She said she could give us lower, but not for five minutes because of terrain. Meanwhile, our groundspeed had slowed to 130 knots, with only 110 knots indicated airspeed. I had no choice but to keep flying, and re-checking my airspeed and altitude. Finally, the controller cleared us down to 13,000 feet and I started down. We were still iced up, but didn’t seem to be accumulating any new ice.
Fresno was reporting an 800-foot ceiling, and on my request Fresno Approach cleared us down to 5,000 feet. I switched off the autopilot and started descending at 750 feet per minute in IMC, and noticed the airspeed was close to 70 knots and decreasing, no doubt because of our severe ice buildup. I pushed the yoke farther forward to gain additional airspeed and prevent a stall—it never occurred to me that the low IAS could have been because of an iced-over pitot tube.
I continued the descent toward warmer air, but the airspeed was still decreasing. I pushed the throttle all the way in to gain airspeed but no luck—the altimeter was unwinding like crazy and we entered a steep spiral to the right. The airspeed was way above redline and increasing. All of this happened in just a few seconds and my friend looked scared. He could tell from my facial expression that something was seriously wrong.
I got myself together, leveled the wings, and cut the throttle while slowly raising the nose of the airplane. Although I didn’t see it blow off, the ice was gone. My friend said he saw the ice fly off the windshield. Now, at 5,000 feet, we were flying normally, but I was still confused about the whole situation. How could this have happened? I had my pitot heat on.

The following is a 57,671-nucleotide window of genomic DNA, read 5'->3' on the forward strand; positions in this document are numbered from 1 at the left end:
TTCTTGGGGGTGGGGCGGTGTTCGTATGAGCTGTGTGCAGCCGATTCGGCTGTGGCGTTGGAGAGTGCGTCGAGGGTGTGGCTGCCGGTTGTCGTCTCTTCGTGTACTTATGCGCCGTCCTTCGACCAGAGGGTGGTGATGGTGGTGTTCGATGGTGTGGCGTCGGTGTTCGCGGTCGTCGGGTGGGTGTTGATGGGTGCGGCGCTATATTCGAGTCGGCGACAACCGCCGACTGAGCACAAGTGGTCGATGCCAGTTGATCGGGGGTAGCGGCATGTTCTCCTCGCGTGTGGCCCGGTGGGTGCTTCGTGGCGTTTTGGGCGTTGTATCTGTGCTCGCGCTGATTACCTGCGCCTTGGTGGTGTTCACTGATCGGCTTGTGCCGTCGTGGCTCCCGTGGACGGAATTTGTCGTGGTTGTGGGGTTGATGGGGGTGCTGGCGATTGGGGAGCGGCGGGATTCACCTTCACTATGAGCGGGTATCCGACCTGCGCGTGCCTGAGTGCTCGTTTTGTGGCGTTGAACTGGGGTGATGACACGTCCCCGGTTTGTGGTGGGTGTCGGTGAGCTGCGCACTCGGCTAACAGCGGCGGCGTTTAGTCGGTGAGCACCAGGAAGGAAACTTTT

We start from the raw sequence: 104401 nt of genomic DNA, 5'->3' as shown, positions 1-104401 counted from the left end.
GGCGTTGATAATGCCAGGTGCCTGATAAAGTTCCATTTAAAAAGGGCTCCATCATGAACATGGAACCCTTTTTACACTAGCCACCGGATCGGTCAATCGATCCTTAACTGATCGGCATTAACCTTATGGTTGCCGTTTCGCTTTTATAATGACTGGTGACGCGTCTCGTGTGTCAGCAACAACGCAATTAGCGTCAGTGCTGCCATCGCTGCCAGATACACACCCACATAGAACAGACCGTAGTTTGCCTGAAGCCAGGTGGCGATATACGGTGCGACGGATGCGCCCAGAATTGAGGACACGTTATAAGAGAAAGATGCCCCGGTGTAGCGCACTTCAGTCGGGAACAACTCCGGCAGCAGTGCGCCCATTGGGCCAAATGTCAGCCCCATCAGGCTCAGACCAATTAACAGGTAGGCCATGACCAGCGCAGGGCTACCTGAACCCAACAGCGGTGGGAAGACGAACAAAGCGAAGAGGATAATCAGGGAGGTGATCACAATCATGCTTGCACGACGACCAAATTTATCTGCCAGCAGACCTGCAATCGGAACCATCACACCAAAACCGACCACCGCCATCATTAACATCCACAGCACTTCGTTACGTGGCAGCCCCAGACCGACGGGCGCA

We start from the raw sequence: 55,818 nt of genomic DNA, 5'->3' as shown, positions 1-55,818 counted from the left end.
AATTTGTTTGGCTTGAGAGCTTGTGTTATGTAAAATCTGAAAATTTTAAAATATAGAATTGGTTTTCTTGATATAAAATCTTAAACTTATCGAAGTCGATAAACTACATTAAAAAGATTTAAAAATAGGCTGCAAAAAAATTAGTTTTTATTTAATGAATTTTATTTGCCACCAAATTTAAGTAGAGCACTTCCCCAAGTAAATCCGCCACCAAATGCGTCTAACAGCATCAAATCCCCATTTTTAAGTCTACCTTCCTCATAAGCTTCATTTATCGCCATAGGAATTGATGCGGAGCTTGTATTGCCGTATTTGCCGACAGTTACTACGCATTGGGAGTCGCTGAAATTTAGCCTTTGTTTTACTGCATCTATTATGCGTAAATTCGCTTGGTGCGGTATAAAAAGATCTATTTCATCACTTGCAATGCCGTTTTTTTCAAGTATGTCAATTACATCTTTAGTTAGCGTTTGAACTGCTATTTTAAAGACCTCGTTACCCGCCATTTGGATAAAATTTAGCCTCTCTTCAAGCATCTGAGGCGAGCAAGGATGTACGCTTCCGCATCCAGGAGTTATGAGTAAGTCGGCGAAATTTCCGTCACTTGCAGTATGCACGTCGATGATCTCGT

We were cleared for the ILS runway 29R approach into Fresno, and I saw the runway environment at about 1,200 feet msl.
I dropped off my friend in Fresno and headed to Bakersfield, again in IMC but this time no ice. After landing in Bakersfield, I turned on the pitot heat and felt it with my hand—it was cold despite being on. During my private pilot and instrument training, I had read about airspeed indicators acting like altimeters when the pitot tube is blocked; that day I actually saw it, and how dangerous it could be.
This was a very close call. I made a series of mistakes that I hope to never repeat. I should have checked the pitot tube manually as part of my preflight inspection. I should never have agreed to climb into icing conditions, and probably should have requested a re-routing or even declared an emergency rather than obey such instructions. As pilots, we are hesitant to declare an emergency, even in critical situations, but sometimes there is no alternative.
As far as life lessons go, this was an important one for me, and for my friend, too. Few people would get back into an airplane after such a close call, let alone think about becoming a pilot, but he’s taking lessons for his private pilot certificate. I admire and share his love of general aviation. All in all, it was a scary but very important lesson we both learned.
Teg Sidhu is a California-based veterinarian and multiengine-rated private pilot, as well as the owner of a Beechcraft A36 Bonanza.